Triple Screw Steamer TSS Titanic | Royal Mail Steamer RMS Titanic (1912)

RMS Titanic researched archive

Titanic Broadway MusicalIn 1996, as part of the lead-up to a key project for the Broadway musical TITANIC in 1997, I spent 6 months researching and compiling the world’s largest (at the time) historical archive and library of RMS Titanic information online from multiple sources.  Each character in the musical was mapped to the original real life person to assist character development.

I compiled the 1st comprehensive database of all passenger detail (from immigration records & passenger manifests) and ships crew (from White Star Line manifests and newspaper archives) along with transcribing the cargo hold provisions & food orders. I curated news articles sources and images from various newspapers & global museums as background and marketing support.

My database and scanned image collection was so comprehensive (about 2,200 pages) that the forthcoming Titanic film (directed by James Cameron) 20th Century Fox producers asked permission to use.  Since then, hundreds of other places online have copied my data.  Here below is just a tad of the highlights of this information from my archives.


Titanic Sinking by Willy Stower 1912 (artists conception based on witness accounts)The White Star liner Titanic, the largest ship ever built at the time, bound for New York on her maiden voyage, collided with an iceberg 400 miles South-East of Newfoundland, on Sunday April 14th at 11.40 pm at Lat. 41° 46′ N. and Long. 50° 14′ W. (between Sable Island and Cape Race), and then sank in water 2 miles deep 2½ hours later.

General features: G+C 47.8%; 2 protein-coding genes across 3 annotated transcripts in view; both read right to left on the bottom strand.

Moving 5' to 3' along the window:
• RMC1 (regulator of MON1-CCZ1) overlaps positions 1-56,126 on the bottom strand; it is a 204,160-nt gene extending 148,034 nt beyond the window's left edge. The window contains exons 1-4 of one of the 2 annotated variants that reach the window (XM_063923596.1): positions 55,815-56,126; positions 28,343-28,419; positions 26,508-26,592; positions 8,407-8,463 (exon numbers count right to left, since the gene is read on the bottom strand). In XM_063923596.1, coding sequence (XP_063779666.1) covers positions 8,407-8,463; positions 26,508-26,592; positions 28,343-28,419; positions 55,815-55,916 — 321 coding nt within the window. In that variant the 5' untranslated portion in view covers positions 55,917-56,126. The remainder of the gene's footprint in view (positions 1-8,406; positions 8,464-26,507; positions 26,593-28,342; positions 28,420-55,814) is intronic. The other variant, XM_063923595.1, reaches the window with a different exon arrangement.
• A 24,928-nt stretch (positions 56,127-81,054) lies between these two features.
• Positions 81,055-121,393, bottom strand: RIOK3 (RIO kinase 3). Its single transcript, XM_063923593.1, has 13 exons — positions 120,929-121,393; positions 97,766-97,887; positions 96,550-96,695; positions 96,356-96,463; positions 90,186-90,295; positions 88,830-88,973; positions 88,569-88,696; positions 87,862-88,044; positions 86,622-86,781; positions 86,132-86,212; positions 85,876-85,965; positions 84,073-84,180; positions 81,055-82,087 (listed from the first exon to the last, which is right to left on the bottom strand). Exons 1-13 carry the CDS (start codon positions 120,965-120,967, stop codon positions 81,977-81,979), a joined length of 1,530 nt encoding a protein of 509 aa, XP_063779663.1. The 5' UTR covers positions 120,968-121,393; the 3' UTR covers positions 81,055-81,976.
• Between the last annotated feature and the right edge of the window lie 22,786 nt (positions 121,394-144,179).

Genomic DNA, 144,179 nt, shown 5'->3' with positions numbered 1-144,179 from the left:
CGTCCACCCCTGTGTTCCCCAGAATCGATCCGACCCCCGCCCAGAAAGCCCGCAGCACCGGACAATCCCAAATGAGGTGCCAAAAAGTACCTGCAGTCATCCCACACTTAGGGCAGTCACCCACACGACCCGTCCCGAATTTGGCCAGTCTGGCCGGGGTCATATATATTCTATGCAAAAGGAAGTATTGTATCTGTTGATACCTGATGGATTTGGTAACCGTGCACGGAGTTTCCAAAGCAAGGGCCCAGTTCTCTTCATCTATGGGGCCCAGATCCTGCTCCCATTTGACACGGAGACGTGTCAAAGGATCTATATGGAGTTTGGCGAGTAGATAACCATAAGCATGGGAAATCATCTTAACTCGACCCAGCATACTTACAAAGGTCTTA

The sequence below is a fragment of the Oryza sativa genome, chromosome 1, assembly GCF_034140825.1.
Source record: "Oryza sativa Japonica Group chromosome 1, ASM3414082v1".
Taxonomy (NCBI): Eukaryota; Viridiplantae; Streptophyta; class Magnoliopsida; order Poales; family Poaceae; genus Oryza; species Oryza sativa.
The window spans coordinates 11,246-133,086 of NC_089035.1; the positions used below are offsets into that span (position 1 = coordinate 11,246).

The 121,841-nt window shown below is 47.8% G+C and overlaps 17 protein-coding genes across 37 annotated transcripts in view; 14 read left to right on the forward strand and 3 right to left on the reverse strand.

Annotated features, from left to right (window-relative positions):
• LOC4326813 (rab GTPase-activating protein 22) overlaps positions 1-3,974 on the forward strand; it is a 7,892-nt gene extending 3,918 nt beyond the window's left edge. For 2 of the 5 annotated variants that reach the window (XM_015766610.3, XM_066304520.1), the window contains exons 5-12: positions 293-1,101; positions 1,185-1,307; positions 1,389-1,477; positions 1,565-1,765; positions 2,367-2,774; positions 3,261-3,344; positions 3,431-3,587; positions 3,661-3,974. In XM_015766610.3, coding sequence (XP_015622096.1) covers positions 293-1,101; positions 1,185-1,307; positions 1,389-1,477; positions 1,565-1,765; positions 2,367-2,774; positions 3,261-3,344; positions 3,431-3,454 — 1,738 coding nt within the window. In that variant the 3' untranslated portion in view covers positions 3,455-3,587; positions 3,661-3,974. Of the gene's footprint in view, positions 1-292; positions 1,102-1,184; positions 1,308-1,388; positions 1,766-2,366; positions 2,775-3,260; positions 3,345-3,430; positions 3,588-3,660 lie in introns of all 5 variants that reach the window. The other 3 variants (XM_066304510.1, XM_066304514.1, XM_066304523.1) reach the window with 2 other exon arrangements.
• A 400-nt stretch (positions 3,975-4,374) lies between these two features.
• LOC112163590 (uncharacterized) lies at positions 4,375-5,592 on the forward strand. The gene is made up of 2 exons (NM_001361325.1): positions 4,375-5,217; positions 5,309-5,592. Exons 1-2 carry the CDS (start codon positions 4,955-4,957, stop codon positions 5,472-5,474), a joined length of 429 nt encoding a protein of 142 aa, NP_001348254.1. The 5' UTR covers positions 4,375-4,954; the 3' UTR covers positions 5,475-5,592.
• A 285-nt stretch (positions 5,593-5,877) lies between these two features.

According to the U.S. committee investigating the sinking, 1,517 lives were lost, and its British counterpart determined that 1,503 died (815 passengers & 688 crew) while 705 people were rescued by RMS Carpathia.  68% of people on board (passengers and crew) were lost in the disaster. 80% were male passengers who perished.

Did you know?
Passengers traveling 1st class on RMS Titanic were roughly 44% more likely to survive than other passengers.

For 1st class passengers there were 69 suites and 2 special ‘Parlor’ suites. In all there were 350 1st class rooms. 100 of which were single-berth rooms. There was accommodation for over 750 1st class passengers, over 550 2nd class, and over 1100 3rd class. A 1st class ticket aboard the ship cost passengers $2,560 at the time, the modern equivalent of which would exceed $61,000. What did these expensive cabins include? Two bedrooms, a sitting room, two wardrobe rooms, and a bathroom.

Amongst the vessel’s special features were private promenade-decks, a gymnasium, a Turkish bath, a swimming pool, and a squash-racquets court, with a spectators’ gallery.  The vessel cost upward of $5 million, and her fittings and furnishings nearly $3 million more in 1912 (that’s about $180 million today), she was insured for $3,7 million, of which her owners carried $750,000. The total money loss of the disaster was estimated at not less than $27 million in 1912 dollars.